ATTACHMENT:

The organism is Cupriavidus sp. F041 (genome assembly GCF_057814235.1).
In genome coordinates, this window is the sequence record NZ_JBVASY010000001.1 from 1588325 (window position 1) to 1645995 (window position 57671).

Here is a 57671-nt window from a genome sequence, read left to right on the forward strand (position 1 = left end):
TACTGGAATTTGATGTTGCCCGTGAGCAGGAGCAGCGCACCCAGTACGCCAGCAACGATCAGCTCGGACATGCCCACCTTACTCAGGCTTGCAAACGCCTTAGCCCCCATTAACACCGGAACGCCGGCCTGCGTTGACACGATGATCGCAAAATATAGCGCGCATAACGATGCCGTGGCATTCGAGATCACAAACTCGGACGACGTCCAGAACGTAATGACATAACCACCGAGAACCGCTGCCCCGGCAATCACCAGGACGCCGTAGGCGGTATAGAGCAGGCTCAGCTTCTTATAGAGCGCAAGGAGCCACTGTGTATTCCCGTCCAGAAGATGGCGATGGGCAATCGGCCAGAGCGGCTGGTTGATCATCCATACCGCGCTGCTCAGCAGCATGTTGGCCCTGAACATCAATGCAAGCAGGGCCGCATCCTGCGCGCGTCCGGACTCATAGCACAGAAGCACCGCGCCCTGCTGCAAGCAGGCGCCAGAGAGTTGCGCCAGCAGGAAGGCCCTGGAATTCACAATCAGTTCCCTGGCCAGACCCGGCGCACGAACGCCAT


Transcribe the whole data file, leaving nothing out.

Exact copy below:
The organism is Cupriavidus sp. F041 (genome assembly GCF_057814235.1).
In genome coordinates, this window is the sequence record NZ_JBVASY010000001.1 from 1588325 (window position 1) to 1645995 (window position 57671).

Here is a 57671-nt window from a genome sequence, read left to right on the forward strand (position 1 = left end):
TACTGGAATTTGATGTTGCCCGTGAGCAGGAGCAGCGCACCCAGTACGCCAGCAACGATCAGCTCGGACATGCCCACCTTACTCAGGCTTGCAAACGCCTTAGCCCCCATTAACACCGGAACGCCGGCCTGCGTTGACACGATGATCGCAAAATATAGCGCGCATAACGATGCCGTGGCATTCGAGATCACAAACTCGGACGACGTCCAGAACGTAATGACATAACCACCGAGAACCGCTGCCCCGGCAATCACCAGGACGCCGTAGGCGGTATAGAGCAGGCTCAGCTTCTTATAGAGCGCAAGGAGCCACTGTGTATTCCCGTCCAGAAGATGGCGATGGGCAATCGGCCAGAGCGGCTGGTTGATCATCCATACCGCGCTGCTCAGCAGCATGTTGGCCCTGAACATCAATGCAAGCAGGGCCGCATCCTGCGCGCGTCCGGACTCATAGCACAGAAGCACCGCGCCCTGCTGCAAGCAGGCGCCAGAGAGTTGCGCCAGCAGGAAGGCCCTGGAATTCACAATCAGTTCCCTGGCCAGACCCGGCGCACGAACGCCAT